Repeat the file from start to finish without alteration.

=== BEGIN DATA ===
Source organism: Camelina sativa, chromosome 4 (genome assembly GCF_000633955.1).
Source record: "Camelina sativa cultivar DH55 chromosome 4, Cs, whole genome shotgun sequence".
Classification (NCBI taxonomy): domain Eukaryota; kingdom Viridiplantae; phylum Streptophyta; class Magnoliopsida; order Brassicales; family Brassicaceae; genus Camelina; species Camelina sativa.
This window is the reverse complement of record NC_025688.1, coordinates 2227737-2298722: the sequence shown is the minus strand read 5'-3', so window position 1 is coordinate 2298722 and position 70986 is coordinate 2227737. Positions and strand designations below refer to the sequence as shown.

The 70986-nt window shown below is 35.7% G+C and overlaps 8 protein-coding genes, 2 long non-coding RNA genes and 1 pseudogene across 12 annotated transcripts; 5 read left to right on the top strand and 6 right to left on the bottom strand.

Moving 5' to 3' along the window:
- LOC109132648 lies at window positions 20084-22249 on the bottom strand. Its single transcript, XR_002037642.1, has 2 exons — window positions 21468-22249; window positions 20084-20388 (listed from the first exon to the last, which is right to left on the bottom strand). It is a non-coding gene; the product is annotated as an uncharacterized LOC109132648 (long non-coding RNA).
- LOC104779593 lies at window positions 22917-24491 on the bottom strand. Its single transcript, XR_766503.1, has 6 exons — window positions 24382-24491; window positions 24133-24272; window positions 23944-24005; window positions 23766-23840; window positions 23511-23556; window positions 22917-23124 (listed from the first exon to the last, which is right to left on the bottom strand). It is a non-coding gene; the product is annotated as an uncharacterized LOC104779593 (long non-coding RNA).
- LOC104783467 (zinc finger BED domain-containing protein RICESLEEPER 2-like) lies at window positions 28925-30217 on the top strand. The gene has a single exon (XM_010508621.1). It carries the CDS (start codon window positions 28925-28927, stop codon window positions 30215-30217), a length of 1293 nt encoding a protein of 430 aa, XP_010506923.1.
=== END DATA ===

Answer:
Source organism: Camelina sativa, chromosome 4 (genome assembly GCF_000633955.1).
Source record: "Camelina sativa cultivar DH55 chromosome 4, Cs, whole genome shotgun sequence".
Classification (NCBI taxonomy): domain Eukaryota; kingdom Viridiplantae; phylum Streptophyta; class Magnoliopsida; order Brassicales; family Brassicaceae; genus Camelina; species Camelina sativa.
This window is the reverse complement of record NC_025688.1, coordinates 2227737-2298722: the sequence shown is the minus strand read 5'-3', so window position 1 is coordinate 2298722 and position 70986 is coordinate 2227737. Positions and strand designations below refer to the sequence as shown.

The 70986-nt window shown below is 35.7% G+C and overlaps 8 protein-coding genes, 2 long non-coding RNA genes and 1 pseudogene across 12 annotated transcripts; 5 read left to right on the top strand and 6 right to left on the bottom strand.

Moving 5' to 3' along the window:
- LOC109132648 lies at window positions 20084-22249 on the bottom strand. Its single transcript, XR_002037642.1, has 2 exons — window positions 21468-22249; window positions 20084-20388 (listed from the first exon to the last, which is right to left on the bottom strand). It is a non-coding gene; the product is annotated as an uncharacterized LOC109132648 (long non-coding RNA).
- LOC104779593 lies at window positions 22917-24491 on the bottom strand. Its single transcript, XR_766503.1, has 6 exons — window positions 24382-24491; window positions 24133-24272; window positions 23944-24005; window positions 23766-23840; window positions 23511-23556; window positions 22917-23124 (listed from the first exon to the last, which is right to left on the bottom strand). It is a non-coding gene; the product is annotated as an uncharacterized LOC104779593 (long non-coding RNA).
- LOC104783467 (zinc finger BED domain-containing protein RICESLEEPER 2-like) lies at window positions 28925-30217 on the top strand. The gene has a single exon (XM_010508621.1). It carries the CDS (start codon window positions 28925-28927, stop codon window positions 30215-30217), a length of 1293 nt encoding a protein of 430 aa, XP_010506923.1.